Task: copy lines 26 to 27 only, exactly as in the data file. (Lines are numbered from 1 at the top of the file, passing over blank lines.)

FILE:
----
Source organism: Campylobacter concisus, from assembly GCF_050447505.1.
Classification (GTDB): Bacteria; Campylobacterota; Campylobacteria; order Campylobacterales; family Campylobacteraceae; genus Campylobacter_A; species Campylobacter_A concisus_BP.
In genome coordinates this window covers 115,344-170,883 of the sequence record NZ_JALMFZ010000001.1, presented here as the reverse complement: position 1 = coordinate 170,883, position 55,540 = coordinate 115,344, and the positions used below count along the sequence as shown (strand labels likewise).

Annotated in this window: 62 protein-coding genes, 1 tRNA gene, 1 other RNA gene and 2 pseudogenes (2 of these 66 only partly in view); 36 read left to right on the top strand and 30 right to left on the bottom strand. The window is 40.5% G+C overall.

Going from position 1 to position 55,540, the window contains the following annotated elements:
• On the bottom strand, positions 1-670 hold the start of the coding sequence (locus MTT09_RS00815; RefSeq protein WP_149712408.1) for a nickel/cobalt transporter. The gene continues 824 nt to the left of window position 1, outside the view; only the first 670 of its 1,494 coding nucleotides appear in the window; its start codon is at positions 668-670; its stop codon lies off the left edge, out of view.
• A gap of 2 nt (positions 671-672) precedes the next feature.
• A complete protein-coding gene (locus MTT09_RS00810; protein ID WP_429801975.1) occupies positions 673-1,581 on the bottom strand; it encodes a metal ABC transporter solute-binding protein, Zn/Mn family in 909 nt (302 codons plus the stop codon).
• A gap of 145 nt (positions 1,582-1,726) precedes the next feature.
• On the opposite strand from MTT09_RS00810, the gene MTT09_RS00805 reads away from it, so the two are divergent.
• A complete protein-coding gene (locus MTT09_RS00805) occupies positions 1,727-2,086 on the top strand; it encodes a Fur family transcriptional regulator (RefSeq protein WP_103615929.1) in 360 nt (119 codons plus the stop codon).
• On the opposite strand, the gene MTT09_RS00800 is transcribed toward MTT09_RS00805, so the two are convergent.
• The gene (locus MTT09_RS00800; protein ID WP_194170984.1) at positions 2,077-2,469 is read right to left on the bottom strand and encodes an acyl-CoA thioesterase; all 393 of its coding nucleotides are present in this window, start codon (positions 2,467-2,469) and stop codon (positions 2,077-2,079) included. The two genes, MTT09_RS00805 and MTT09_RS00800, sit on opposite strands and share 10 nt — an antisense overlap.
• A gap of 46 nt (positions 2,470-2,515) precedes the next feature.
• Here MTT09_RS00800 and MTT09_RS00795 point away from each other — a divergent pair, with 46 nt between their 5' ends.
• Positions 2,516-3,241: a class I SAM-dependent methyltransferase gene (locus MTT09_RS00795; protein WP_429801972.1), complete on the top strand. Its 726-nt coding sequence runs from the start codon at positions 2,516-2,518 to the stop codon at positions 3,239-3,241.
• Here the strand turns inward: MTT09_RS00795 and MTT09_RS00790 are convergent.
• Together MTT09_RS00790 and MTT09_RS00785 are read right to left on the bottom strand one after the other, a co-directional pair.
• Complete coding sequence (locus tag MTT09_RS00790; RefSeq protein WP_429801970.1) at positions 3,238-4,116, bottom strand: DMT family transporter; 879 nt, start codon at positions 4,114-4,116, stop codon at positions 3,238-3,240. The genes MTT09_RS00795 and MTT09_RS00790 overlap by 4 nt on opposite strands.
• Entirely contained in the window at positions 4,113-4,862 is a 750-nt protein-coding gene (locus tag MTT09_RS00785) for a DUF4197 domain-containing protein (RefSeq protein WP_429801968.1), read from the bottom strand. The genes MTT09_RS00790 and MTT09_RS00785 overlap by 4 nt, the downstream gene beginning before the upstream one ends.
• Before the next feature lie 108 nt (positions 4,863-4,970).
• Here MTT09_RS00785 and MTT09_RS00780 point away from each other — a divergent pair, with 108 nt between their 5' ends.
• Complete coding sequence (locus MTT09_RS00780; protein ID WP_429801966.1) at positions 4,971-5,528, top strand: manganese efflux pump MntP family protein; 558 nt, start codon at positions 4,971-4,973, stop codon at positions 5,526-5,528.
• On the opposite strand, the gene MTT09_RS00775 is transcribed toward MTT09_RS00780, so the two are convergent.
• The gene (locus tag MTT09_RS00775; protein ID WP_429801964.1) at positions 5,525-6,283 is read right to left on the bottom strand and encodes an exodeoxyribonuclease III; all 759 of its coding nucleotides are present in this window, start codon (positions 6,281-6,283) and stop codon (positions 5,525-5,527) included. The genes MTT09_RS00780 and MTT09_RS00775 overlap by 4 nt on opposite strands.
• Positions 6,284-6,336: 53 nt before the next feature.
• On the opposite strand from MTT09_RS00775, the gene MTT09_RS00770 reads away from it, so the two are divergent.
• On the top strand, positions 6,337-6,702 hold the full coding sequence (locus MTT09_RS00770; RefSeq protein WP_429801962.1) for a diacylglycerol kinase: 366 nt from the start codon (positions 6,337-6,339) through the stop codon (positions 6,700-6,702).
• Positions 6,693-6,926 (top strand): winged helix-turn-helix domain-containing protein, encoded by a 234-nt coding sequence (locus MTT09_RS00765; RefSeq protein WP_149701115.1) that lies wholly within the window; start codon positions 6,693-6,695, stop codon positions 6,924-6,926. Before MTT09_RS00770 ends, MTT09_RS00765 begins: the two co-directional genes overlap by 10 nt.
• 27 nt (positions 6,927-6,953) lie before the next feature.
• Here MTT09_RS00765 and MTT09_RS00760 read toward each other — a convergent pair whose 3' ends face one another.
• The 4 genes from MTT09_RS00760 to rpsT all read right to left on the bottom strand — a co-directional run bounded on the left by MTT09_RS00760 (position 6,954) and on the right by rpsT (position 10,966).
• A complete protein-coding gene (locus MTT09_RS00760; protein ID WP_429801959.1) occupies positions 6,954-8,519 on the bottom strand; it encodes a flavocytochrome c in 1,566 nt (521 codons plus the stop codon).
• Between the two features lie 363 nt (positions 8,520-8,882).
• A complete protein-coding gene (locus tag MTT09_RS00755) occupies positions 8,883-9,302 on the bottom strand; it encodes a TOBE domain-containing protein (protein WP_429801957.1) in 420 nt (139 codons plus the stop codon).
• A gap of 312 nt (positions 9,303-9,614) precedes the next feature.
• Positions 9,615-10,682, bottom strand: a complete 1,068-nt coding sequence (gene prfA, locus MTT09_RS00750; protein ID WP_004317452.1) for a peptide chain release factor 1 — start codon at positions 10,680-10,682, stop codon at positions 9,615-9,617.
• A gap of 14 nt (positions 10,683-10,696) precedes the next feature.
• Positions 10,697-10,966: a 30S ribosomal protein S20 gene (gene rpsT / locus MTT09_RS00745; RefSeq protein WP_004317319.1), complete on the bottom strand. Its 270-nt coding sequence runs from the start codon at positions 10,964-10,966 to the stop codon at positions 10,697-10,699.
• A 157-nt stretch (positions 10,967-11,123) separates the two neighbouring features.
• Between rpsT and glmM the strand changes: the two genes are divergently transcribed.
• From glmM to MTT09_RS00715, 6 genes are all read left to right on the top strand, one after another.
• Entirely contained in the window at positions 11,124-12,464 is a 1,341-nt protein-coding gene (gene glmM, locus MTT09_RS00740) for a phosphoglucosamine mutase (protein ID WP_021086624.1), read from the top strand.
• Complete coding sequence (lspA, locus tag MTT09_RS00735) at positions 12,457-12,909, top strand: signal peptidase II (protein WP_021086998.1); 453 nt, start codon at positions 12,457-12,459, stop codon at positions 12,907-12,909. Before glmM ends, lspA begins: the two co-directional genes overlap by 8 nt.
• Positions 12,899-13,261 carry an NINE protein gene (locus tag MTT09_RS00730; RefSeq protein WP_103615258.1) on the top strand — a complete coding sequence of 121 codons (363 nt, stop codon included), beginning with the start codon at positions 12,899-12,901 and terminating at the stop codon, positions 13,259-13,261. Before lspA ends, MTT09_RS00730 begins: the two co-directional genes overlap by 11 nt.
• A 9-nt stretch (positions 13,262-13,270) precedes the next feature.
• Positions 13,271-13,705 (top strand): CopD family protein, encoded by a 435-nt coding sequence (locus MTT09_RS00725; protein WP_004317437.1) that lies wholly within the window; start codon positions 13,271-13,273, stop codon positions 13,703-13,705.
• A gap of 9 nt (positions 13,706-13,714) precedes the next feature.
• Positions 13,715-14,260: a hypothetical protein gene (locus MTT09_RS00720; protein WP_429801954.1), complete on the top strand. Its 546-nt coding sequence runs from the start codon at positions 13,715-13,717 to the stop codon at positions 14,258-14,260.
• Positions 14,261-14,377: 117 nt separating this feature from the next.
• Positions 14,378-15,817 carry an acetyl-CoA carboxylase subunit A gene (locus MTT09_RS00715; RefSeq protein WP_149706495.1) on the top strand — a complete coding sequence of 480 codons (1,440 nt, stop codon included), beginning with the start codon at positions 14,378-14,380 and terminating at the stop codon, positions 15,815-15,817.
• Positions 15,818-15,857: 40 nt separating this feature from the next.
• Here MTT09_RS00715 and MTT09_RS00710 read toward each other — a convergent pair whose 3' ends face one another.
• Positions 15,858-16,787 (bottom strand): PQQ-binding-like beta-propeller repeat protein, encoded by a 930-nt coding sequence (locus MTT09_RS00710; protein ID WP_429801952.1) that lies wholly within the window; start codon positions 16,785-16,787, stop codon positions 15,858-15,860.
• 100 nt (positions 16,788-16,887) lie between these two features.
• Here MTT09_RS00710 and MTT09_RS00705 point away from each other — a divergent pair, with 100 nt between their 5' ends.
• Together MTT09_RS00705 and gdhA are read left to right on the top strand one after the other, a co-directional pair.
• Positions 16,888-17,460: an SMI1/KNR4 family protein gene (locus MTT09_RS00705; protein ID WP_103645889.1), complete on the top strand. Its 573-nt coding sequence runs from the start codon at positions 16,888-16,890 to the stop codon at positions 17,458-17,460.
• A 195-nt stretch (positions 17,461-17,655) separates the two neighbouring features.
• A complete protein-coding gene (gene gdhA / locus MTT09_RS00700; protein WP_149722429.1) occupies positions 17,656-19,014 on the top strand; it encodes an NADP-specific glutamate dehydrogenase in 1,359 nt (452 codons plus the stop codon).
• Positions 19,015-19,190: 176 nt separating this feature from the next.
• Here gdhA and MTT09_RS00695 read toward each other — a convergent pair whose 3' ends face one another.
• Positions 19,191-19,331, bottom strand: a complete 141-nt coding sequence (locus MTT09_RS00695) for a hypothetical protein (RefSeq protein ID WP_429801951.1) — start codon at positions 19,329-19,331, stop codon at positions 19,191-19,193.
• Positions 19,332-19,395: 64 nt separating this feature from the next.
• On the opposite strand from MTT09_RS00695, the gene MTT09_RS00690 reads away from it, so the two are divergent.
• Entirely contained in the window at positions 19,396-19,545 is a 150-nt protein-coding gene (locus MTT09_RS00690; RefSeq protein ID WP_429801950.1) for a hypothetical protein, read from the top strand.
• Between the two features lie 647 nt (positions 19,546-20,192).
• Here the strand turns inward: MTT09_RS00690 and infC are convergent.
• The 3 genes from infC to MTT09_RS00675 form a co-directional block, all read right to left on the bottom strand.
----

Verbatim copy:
• Positions 6,284-6,336: 53 nt before the next feature.
• On the opposite strand from MTT09_RS00775, the gene MTT09_RS00770 reads away from it, so the two are divergent.